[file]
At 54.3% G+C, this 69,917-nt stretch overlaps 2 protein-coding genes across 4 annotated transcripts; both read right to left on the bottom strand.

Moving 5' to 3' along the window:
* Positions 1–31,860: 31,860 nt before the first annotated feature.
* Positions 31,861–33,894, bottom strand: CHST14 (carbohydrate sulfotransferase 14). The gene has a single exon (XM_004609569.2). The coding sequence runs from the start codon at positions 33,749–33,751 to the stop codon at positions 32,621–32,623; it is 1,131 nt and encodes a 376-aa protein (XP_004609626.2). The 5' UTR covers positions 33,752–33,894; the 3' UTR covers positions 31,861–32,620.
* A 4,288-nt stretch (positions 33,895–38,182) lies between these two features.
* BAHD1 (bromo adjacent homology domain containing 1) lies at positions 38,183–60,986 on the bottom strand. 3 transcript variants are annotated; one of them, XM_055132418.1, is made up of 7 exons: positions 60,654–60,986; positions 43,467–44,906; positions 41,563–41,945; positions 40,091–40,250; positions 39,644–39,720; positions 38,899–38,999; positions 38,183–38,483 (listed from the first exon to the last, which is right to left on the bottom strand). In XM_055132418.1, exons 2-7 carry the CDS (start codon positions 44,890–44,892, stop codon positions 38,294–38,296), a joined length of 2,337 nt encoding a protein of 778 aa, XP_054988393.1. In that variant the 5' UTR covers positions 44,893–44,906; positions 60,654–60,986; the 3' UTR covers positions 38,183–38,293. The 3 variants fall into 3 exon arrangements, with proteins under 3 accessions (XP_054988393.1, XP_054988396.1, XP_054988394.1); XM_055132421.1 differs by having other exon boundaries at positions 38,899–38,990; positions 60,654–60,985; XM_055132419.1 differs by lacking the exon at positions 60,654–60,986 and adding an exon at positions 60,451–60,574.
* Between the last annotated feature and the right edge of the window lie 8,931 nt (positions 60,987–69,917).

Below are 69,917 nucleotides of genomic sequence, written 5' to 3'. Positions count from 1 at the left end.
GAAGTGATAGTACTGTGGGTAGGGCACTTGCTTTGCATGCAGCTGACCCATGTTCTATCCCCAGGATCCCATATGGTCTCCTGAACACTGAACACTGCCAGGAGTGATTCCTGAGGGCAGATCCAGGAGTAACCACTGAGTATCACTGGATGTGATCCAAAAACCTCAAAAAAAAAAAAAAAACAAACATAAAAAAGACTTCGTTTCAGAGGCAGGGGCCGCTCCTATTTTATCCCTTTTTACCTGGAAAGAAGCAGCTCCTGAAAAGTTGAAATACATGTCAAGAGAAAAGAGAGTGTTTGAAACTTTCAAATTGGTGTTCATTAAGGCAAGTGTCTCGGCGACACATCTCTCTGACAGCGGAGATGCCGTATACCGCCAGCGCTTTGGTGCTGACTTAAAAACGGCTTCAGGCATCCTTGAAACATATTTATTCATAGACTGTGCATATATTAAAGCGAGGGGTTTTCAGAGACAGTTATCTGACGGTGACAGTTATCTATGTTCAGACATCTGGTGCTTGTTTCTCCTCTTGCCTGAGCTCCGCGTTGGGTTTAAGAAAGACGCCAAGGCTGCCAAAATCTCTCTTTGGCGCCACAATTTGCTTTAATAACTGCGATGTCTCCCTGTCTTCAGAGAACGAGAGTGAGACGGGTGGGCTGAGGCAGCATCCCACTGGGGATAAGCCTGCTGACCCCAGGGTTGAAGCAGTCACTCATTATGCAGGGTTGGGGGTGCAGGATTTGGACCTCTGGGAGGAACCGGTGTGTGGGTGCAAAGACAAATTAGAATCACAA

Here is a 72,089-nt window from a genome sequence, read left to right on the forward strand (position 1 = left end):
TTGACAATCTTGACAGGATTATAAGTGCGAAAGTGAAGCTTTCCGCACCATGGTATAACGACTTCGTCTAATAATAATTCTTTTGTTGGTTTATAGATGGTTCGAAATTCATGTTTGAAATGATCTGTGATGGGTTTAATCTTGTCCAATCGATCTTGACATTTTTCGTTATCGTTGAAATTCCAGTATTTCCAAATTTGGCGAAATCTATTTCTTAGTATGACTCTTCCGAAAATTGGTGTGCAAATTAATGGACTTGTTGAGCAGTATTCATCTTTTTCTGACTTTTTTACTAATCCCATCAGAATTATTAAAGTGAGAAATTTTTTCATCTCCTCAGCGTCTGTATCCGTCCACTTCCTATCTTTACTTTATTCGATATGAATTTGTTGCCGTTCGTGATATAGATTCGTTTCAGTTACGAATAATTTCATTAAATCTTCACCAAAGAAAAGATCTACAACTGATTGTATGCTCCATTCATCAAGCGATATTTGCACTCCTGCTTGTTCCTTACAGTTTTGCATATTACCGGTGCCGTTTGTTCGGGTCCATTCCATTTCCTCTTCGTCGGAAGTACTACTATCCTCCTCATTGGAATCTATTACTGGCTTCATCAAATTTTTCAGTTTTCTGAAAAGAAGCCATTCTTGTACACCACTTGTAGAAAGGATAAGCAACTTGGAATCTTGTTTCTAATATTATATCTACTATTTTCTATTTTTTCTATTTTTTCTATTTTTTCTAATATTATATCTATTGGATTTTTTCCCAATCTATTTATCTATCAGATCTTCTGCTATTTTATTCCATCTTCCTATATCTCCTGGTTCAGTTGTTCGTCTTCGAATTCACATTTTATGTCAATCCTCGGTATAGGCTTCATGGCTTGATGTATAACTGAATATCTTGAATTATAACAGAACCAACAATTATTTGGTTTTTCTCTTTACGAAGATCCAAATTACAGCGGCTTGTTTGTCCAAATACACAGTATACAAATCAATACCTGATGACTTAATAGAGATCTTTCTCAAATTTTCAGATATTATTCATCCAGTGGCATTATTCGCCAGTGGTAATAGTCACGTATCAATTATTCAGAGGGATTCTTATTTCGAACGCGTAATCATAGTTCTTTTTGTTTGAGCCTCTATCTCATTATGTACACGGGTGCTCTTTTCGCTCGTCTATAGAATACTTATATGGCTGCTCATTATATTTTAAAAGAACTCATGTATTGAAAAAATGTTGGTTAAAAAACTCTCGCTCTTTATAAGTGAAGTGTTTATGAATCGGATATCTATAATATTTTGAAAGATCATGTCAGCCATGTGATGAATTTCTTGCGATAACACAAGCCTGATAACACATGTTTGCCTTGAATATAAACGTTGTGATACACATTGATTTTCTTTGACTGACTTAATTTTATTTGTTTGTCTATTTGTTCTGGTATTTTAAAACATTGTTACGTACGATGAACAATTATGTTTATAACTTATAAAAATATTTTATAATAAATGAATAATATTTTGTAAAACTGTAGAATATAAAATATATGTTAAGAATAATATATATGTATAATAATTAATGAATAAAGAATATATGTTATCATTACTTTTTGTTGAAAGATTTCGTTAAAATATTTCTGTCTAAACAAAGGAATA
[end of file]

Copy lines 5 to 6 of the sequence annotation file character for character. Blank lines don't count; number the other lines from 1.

* A 4,288-nt stretch (positions 33,895–38,182) lies between these two features.
* BAHD1 (bromo adjacent homology domain containing 1) lies at positions 38,183–60,986 on the bottom strand. 3 transcript variants are annotated; one of them, XM_055132418.1, is made up of 7 exons: positions 60,654–60,986; positions 43,467–44,906; positions 41,563–41,945; positions 40,091–40,250; positions 39,644–39,720; positions 38,899–38,999; positions 38,183–38,483 (listed from the first exon to the last, which is right to left on the bottom strand). In XM_055132418.1, exons 2-7 carry the CDS (start codon positions 44,890–44,892, stop codon positions 38,294–38,296), a joined length of 2,337 nt encoding a protein of 778 aa, XP_054988393.1. In that variant the 5' UTR covers positions 44,893–44,906; positions 60,654–60,986; the 3' UTR covers positions 38,183–38,293. The 3 variants fall into 3 exon arrangements, with proteins under 3 accessions (XP_054988393.1, XP_054988396.1, XP_054988394.1); XM_055132421.1 differs by having other exon boundaries at positions 38,899–38,990; positions 60,654–60,985; XM_055132419.1 differs by lacking the exon at positions 60,654–60,986 and adding an exon at positions 60,451–60,574.